Obama signing a bill into law

The White House/Flickr (PD)

This marks the first major surveillance reform in 40 years.

President Obama signed into law the most substantial reforms to U.S. surveillance programs in decades on Tuesday night, capping off months of tense negotiations, close votes, and heated debate over the proper role of America’s spy agencies.

The USA Freedom Act, which passed the Senate 67-32 on Tuesday after passing the House 388-88 on May 13, revives the three provisions of the USA Patriot Act of 2001 that expired at midnight on Monday. 

The main target of the reforms is Section 215, which the government used to collect Americans’ phone records in bulk until a court ruled that the program was illegal. The Obama administration now has six months to transfer that program to the phone companies, which already collect some records for business reasons, such as customer billing.

The other two provisions that had expired—the “lone wolf” and “roving wiretap” authorities—will be restored without changes.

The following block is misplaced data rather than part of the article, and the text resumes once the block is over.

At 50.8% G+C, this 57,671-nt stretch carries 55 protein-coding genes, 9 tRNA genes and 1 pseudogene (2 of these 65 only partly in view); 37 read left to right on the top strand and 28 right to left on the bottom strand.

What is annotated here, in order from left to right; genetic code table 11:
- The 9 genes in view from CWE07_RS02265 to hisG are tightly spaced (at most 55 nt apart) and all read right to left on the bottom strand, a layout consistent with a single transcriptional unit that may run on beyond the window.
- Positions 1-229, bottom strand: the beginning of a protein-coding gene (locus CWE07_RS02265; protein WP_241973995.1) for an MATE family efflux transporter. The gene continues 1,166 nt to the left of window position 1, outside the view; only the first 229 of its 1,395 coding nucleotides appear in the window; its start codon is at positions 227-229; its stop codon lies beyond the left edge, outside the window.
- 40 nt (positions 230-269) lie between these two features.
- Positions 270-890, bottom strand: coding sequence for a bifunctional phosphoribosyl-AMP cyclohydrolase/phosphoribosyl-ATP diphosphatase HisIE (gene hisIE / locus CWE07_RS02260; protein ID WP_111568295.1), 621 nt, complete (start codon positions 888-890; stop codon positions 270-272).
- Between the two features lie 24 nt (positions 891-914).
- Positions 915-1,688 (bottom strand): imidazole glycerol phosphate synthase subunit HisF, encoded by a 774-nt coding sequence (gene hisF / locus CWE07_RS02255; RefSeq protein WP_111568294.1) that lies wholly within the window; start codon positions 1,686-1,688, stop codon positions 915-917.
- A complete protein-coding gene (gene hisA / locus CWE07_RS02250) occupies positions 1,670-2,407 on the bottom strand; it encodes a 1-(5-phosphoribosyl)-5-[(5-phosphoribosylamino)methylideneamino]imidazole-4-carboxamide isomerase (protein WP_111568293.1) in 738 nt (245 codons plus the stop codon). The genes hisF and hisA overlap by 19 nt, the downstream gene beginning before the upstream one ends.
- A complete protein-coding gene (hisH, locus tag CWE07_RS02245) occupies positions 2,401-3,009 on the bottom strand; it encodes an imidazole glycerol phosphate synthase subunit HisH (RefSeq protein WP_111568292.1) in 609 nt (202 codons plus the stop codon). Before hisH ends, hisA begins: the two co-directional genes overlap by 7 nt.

Among its other reforms, the USA Freedom Act:

  1. Narrows the scope of records that the government can request from the phone companies under the National Security Agency’s bulk-records program.
  2. Requires the Foreign Intelligence Surveillance Court (FISC), which hears requests for surveillance warrants, to publish declassified versions of its major opinions.
  3. Creates a board of privacy advocates to represent the public in cases where FISC is considering novel legal arguments.

Photo via The White House/Flickr (PD)

Eric Geller

Eric Geller

Eric Geller is a politics reporter who focuses on cybersecurity, surveillance, encryption, and privacy. A former staff writer at the Daily Dot, Geller joined Politico in June 2016, where he's focused on policymaking at the White House, the Justice Department, the State Department, and the Commerce Department.

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Senate passes NSA-reform bill to revive expired spying powers
President Obama has said he will sign the bill into law.
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